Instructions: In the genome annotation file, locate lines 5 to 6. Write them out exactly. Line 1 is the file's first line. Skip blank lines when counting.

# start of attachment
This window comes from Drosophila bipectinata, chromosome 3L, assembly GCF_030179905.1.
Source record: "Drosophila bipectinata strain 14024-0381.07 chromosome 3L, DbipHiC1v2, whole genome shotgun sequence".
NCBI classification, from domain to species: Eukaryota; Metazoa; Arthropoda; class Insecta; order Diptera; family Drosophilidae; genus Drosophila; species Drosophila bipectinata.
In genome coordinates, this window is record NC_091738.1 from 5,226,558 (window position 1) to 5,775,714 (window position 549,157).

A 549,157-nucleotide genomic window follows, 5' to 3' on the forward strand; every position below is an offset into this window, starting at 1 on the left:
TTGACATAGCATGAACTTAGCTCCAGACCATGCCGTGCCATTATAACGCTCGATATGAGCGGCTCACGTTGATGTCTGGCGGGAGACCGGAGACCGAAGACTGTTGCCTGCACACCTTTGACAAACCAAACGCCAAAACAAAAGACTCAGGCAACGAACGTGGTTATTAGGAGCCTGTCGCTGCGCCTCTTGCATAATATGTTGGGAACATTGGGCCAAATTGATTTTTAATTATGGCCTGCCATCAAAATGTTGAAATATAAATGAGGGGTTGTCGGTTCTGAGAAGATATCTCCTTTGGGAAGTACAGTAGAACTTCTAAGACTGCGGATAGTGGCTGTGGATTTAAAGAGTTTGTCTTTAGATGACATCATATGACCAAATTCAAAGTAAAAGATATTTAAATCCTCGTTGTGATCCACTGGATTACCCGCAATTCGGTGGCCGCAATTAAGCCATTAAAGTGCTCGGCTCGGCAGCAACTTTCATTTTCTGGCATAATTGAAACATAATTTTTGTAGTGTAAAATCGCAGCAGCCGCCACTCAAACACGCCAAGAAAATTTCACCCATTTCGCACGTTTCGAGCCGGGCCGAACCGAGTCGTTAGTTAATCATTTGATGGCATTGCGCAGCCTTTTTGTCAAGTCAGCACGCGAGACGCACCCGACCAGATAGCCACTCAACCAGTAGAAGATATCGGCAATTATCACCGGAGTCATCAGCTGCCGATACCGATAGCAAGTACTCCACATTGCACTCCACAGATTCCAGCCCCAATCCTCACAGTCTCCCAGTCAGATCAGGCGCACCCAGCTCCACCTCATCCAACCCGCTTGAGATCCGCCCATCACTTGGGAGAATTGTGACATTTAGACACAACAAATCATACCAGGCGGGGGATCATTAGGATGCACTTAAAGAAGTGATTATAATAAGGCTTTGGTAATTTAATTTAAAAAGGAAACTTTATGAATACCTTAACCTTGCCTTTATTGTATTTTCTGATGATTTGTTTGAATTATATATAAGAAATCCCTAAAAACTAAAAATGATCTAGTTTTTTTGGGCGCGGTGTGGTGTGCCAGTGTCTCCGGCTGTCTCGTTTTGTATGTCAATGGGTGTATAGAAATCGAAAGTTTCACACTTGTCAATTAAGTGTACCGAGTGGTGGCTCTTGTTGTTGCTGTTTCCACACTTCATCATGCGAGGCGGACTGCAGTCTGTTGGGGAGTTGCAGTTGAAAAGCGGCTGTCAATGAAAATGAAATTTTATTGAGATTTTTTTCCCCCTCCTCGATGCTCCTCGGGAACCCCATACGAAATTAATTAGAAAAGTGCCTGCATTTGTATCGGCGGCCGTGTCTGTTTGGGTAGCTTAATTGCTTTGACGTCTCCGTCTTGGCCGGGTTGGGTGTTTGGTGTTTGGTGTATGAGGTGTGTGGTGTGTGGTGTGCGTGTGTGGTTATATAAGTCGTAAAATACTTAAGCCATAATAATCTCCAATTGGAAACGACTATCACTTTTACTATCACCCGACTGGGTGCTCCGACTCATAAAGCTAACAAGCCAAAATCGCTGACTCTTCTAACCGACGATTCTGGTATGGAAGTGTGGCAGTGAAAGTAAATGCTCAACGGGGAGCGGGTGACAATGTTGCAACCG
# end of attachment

A 549,157-nucleotide genomic window follows, 5' to 3' on the forward strand; every position below is an offset into this window, starting at 1 on the left:
TTGACATAGCATGAACTTAGCTCCAGACCATGCCGTGCCATTATAACGCTCGATATGAGCGGCTCACGTTGATGTCTGGCGGGAGACCGGAGACCGAAGACTGTTGCCTGCACACCTTTGACAAACCAAACGCCAAAACAAAAGACTCAGGCAACGAACGTGGTTATTAGGAGCCTGTCGCTGCGCCTCTTGCATAATATGTTGGGAACATTGGGCCAAATTGATTTTTAATTATGGCCTGCCATCAAAATGTTGAAATATAAATGAGGGGTTGTCGGTTCTGAGAAGATATCTCCTTTGGGAAGTACAGTAGAACTTCTAAGACTGCGGATAGTGGCTGTGGATTTAAAGAGTTTGTCTTTAGATGACATCATATGACCAAATTCAAAGTAAAAGATATTTAAATCCTCGTTGTGATCCACTGGATTACCCGCAATTCGGTGGCCGCAATTAAGCCATTAAAGTGCTCGGCTCGGCAGCAACTTTCATTTTCTGGCATAATTGAAACATAATTTTTGTAGTGTAAAATCGCAGCAGCCGCCACTCAAACACGCCAAGAAAATTTCACCCATTTCGCACGTTTCGAGCCGGGCCGAACCGAGTCGTTAGTTAATCATTTGATGGCATTGCGCAGCCTTTTTGTCAAGTCAGCACGCGAGACGCACCCGACCAGATAGCCACTCAACCAGTAGAAGATATCGGCAATTATCACCGGAGTCATCAGCTGCCGATACCGATAGCAAGTACTCCACATTGCACTCCACAGATTCCAGCCCCAATCCTCACAGTCTCCCAGTCAGATCAGGCGCACCCAGCTCCACCTCATCCAACCCGCTTGAGATCCGCCCATCACTTGGGAGAATTGTGACATTTAGACACAACAAATCATACCAGGCGGGGGATCATTAGGATGCACTTAAAGAAGTGATTATAATAAGGCTTTGGTAATTTAATTTAAAAAGGAAACTTTATGAATACCTTAACCTTGCCTTTATTGTATTTTCTGATGATTTGTTTGAATTATATATAAGAAATCCCTAAAAACTAAAAATGATCTAGTTTTTTTGGGCGCGGTGTGGTGTGCCAGTGTCTCCGGCTGTCTCGTTTTGTATGTCAATGGGTGTATAGAAATCGAAAGTTTCACACTTGTCAATTAAGTGTACCGAGTGGTGGCTCTTGTTGTTGCTGTTTCCACACTTCATCATGCGAGGCGGACTGCAGTCTGTTGGGGAGTTGCAGTTGAAAAGCGGCTGTCAATGAAAATGAAATTTTATTGAGATTTTTTTCCCCCTCCTCGATGCTCCTCGGGAACCCCATACGAAATTAATTAGAAAAGTGCCTGCATTTGTATCGGCGGCCGTGTCTGTTTGGGTAGCTTAATTGCTTTGACGTCTCCGTCTTGGCCGGGTTGGGTGTTTGGTGTTTGGTGTATGAGGTGTGTGGTGTGTGGTGTGCGTGTGTGGTTATATAAGTCGTAAAATACTTAAGCCATAATAATCTCCAATTGGAAACGACTATCACTTTTACTATCACCCGACTGGGTGCTCCGACTCATAAAGCTAACAAGCCAAAATCGCTGACTCTTCTAACCGACGATTCTGGTATGGAAGTGTGGCAGTGAAAGTAAATGCTCAACGGGGAGCGGGTGACAATGTTGCAACCG